Can Apple lead rebound in NAND fortunes?

July 6, 2008

There is an interesting piece of news on Digitimes, Taiwan, which says that Samsung has recently told its downstream customers that it will start reducing supply of NAND flash chips from July as Apple, Samsung’s key customer, has placed a large batch of orders.

Will this move do anything to the NAND flash market? In the earlier blog, I had highlighted what Future Horizon’s Malcolm Penn had mentioned — that the impact of the Apple iPhone has been minimal so far on the chip market. “It’s just one item in a very large and complex mix of products. The overall iPhone volume is miniscule,” he says. I would probably go with that statement.

Even Semico, in its recent report, has said that the NAND market has not experienced the ‘Apple effect’ as has been seen in previous years, so far in 2008, despite the upcoming 3G iPhone (with up to 16GB of storage) and the SSD option for the MacBook Air.

With a majority of the analyst community yet to give the green signal about an industry revival of sorts, everything depends largely on how the new iPhone will do! However, even if it does do well, it just may not be enough!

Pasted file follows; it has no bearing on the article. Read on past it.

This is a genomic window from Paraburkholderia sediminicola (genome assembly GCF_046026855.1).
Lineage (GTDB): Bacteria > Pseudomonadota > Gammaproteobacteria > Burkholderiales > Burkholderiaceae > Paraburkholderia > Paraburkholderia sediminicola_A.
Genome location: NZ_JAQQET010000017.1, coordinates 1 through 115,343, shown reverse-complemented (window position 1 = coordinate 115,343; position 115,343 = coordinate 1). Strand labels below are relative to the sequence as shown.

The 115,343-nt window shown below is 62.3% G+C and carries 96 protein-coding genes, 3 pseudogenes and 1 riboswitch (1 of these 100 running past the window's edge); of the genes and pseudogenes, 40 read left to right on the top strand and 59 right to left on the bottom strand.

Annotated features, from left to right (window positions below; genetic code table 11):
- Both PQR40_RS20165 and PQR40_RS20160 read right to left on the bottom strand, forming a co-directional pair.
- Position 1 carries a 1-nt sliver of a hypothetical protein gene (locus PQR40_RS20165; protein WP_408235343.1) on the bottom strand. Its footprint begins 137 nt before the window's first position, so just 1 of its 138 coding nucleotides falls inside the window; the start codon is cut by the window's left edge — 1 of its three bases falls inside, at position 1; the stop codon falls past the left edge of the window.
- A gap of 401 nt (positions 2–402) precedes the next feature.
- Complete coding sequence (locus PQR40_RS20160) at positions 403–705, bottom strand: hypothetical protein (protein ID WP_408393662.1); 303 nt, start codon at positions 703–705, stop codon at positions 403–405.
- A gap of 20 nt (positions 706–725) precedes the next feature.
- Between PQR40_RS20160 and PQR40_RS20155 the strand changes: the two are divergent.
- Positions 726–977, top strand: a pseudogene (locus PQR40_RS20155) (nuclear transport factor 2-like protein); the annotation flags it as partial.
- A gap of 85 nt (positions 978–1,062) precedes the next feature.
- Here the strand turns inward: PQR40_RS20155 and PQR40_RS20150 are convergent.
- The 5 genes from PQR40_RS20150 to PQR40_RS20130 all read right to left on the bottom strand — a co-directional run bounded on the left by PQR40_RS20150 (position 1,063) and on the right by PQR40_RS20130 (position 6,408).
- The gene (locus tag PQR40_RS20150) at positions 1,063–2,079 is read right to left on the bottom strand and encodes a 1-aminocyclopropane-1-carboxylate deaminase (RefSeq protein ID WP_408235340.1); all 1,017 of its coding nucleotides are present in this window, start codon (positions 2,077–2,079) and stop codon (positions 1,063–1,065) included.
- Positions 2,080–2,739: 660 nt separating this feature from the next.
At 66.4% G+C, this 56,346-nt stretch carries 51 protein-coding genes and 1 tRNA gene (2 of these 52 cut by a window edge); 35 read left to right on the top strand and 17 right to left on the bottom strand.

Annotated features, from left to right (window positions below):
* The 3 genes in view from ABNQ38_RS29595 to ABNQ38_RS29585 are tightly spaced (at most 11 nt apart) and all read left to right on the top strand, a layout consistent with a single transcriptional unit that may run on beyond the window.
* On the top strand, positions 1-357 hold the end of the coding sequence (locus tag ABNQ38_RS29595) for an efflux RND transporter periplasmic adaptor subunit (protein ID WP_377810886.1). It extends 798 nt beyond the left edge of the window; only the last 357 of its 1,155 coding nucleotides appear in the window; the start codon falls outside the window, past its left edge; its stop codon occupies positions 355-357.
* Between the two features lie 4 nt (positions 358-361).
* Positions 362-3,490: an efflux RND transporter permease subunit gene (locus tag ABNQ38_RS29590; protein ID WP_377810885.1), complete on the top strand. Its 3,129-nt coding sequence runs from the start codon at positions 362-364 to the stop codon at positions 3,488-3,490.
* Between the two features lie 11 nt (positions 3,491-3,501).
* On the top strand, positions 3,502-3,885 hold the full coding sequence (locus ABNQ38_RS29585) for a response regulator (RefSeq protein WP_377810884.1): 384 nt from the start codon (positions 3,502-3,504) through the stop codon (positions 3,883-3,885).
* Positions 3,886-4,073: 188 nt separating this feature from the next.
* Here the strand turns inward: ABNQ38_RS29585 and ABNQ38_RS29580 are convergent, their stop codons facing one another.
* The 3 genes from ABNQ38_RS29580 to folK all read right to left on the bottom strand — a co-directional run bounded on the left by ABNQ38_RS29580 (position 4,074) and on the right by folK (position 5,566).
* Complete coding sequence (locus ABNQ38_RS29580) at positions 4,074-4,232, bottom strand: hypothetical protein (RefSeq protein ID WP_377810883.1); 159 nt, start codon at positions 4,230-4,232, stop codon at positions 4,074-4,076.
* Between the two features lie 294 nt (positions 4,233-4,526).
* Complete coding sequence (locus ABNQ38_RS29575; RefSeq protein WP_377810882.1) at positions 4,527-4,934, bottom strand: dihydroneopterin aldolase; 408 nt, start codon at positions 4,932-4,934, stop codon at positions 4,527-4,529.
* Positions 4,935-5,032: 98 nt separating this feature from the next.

The consumer confidence is still quite low, and rising oil prices are not really helping. Will these factors have any effect on the consumer electronics segment in the long run? Too early to say though, and do bear in mind that one product or one brand can find it a tough ask to turn around, rather, lead the memory market, and the consumer electronics industry to huge growths.

All of us in the semiconductor/chip industry keep hoping that a strong rebound does happen, and that the industry remains on course of a strong growth in 2008. However, it is not right to pin faith on one product or one brand to lead a revival.

We are probably either to hung up about numbers or about technologies. Especially, whenever a new product or technology comes around, we start banking on that product or technology to revive the industry’s fortunes. Great technologies do not essentially lead to market revivals. We have seen that happen umpteen number of times.

Perhaps, it’d be wiser to let the industry have a ‘free fall’ or ‘free growth’, if you may, for some time, and let corrections happen over time, rather than bank on something or the other to carry the industry’s fortunes forward.

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